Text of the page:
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Climate data Climate change are we really getting warmer? Steve Boyle reviews 100 years of data for Scotland to find out.

Hurricanes A hurricane is a type of tropical cyclone, which is a generic term for a low pressure system that generally forms in the tropics. The cyclone is accompanied by thunderstorms and, in the Northern Hemisphere, a counter clockwise circulation of winds near the earth's surface.

Space Weather  It is the largest object of our solar systems and contains approximately 98% of the total mass. One hundred and nine Earths would be required to fit across the Sun's disk, and its interior could hold over 1.3 million Earths. The Sun's outer visible layer is called the photosphere and has a temperature of 6,000C (11,000F). This layer has a mottled appearance due to the turbulent eruptions of energy at the surface. 

Weather Satellites: It must have been a breath-taking event for all the meteorologists in the world. In the late evening of august 28  a new  weather satellite has been launched.  And a special one; for this satellite is the first of a new generation. The expectations are high pitched; it should enhance observation of the planet's weather and long-term climate from space; and a better forecasting and extreme-weather warnings will become possible. 

Summer Hail: Hail in summer; is this normal? Hail showers are quite common over Britain in westerly and northerly airstreams in winter or in early spring; but during the summer there can be hail as well, however not so often and, what's more, the hailstones can be much bigger than in wintertime. 

El Nino El Nio is as old as the world. The Inca's in Peru already knew of this phenomenon, and built their cities upon the hills, far away from the unpredictable water with its sudden flooding. Geologists found 13000 year-old traces of El Nios in Peruvian coastal villages. Written reports of El Nino effects in Peru go back to 1500.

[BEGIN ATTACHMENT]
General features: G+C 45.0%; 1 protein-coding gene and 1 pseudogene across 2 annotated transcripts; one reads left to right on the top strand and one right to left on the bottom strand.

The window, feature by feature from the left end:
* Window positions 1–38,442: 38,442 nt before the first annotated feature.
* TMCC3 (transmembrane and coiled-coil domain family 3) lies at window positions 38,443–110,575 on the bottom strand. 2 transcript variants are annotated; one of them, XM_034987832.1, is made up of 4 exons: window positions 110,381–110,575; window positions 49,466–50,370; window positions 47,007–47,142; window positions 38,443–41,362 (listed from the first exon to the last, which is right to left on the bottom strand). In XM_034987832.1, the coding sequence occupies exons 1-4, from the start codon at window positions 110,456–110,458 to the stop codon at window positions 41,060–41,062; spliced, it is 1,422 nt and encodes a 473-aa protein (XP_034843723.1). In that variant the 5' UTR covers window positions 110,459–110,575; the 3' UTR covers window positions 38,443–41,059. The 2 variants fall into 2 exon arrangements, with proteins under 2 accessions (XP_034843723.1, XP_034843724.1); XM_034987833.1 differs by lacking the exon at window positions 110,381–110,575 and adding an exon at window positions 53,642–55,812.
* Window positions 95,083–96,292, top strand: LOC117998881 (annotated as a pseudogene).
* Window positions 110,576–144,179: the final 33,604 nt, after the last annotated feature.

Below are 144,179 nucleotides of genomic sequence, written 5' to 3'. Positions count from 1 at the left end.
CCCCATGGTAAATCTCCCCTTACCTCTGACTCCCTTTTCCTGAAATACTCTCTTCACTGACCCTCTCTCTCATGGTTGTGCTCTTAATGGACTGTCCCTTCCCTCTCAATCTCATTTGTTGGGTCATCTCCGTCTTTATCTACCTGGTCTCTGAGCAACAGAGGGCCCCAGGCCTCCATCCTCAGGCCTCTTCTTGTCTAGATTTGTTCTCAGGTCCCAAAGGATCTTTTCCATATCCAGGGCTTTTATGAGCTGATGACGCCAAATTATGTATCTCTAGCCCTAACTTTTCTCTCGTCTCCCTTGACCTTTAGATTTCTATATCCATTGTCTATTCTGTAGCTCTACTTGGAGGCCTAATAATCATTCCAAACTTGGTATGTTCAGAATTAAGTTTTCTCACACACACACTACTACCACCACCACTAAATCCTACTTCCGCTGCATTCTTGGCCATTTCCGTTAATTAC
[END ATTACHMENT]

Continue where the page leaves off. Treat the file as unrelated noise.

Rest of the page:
The Moon and weather  For many centuries she's a source of inspiration: The Moon. A reliable beacon during the nightly hours; always makes lovers' hearts beat faster and the moon can even make you crazy -- so they say. And much more is ascribed to the moon;  according to lots of proverbs her colou

Winds of the med :A Spanish holiday is not complete without a visit to the British mini state that is Gibraltar. .......The ancient Phoenicians merchants must have been struggling and fighting for their lives with the unpredictable and unreliable wind of this Gate: the Levante.

Winds of the med 2:De Sirocco is a southerly, which develops when a low above the Mediterranean moves east. This Med-low draws hot air from a large area of the Northern Sahara ----- De Mistral is a northerly downwind in the South of France. It can easily reach hurricane force and in wintertime it can bring freezing temperatures - below zero -  to the French Riviera.

Wind of the mountains :The fhn wind is famous in the Alps; they are so matched that some think the fhn wind is specific for the Alps, but that's not true. The term is used for all similar winds. Fhn (its a German word) is a  warm, strong and often very dry  wind that often blows at the north slopes of the Alps, but can also be at other places.

Thunder Storms:Thinking about thunderstorms there's an immediate association with long, lazy and hot summer days. Though thunderstorms are one of nature's most violent events, at the end of a sultry day, they mostly get a warm welcome: refreshing the air and leaving a reborn earth behind.

Sea Mist:Last week, when huge parts of Britain was sun drenched, with lovely temperatures above 20 C, some coastal regions stayed cold and misty.
Disappointment all over for sun lovers, packing parasols, beer and air-beds, for a nice day at the beach. A gray blanket and low clouds awaited them.

Tornados: A tornado develops as every normal shower; but the process is far more faster and stronger in regions where air-masses with huge differences in temperature meet. In the USA this region is called the "Tornado Alley" where cold air-masses from Canada meet the warm, subtropical air from the Gulf of Mexico.

Spring Showers: In springtime there are often big differences in temperature between day and night. By night and in early morning the seawater is warmer than the land. Showers can develop above sea; the coastal regions can have rain.
In the afternoon the situation is the other way around: showers develop above land. The coastal regions are clear.